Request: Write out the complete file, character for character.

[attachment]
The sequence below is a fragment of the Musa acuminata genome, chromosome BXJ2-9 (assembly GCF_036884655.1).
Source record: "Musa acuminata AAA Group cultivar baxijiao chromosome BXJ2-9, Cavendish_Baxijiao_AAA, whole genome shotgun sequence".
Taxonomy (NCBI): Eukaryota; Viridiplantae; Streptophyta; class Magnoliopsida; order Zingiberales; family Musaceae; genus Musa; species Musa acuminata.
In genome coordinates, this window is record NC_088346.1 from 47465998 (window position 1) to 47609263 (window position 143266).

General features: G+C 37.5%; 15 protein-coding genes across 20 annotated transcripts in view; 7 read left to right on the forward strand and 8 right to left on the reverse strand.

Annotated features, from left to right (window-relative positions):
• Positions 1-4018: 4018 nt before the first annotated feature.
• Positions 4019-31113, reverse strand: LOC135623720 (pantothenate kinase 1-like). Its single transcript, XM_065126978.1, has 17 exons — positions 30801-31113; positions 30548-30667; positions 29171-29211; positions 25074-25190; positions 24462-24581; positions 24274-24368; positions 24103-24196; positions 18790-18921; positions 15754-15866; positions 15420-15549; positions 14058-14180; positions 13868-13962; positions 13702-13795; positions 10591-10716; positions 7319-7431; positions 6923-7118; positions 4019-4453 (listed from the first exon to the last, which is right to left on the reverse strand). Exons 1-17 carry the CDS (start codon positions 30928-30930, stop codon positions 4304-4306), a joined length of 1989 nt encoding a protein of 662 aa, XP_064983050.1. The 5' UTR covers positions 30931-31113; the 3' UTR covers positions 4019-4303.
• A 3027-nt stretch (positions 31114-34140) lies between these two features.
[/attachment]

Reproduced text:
The sequence below is a fragment of the Musa acuminata genome, chromosome BXJ2-9 (assembly GCF_036884655.1).
Source record: "Musa acuminata AAA Group cultivar baxijiao chromosome BXJ2-9, Cavendish_Baxijiao_AAA, whole genome shotgun sequence".
Taxonomy (NCBI): Eukaryota; Viridiplantae; Streptophyta; class Magnoliopsida; order Zingiberales; family Musaceae; genus Musa; species Musa acuminata.
In genome coordinates, this window is record NC_088346.1 from 47465998 (window position 1) to 47609263 (window position 143266).

General features: G+C 37.5%; 15 protein-coding genes across 20 annotated transcripts in view; 7 read left to right on the forward strand and 8 right to left on the reverse strand.

Annotated features, from left to right (window-relative positions):
• Positions 1-4018: 4018 nt before the first annotated feature.
• Positions 4019-31113, reverse strand: LOC135623720 (pantothenate kinase 1-like). Its single transcript, XM_065126978.1, has 17 exons — positions 30801-31113; positions 30548-30667; positions 29171-29211; positions 25074-25190; positions 24462-24581; positions 24274-24368; positions 24103-24196; positions 18790-18921; positions 15754-15866; positions 15420-15549; positions 14058-14180; positions 13868-13962; positions 13702-13795; positions 10591-10716; positions 7319-7431; positions 6923-7118; positions 4019-4453 (listed from the first exon to the last, which is right to left on the reverse strand). Exons 1-17 carry the CDS (start codon positions 30928-30930, stop codon positions 4304-4306), a joined length of 1989 nt encoding a protein of 662 aa, XP_064983050.1. The 5' UTR covers positions 30931-31113; the 3' UTR covers positions 4019-4303.
• A 3027-nt stretch (positions 31114-34140) lies between these two features.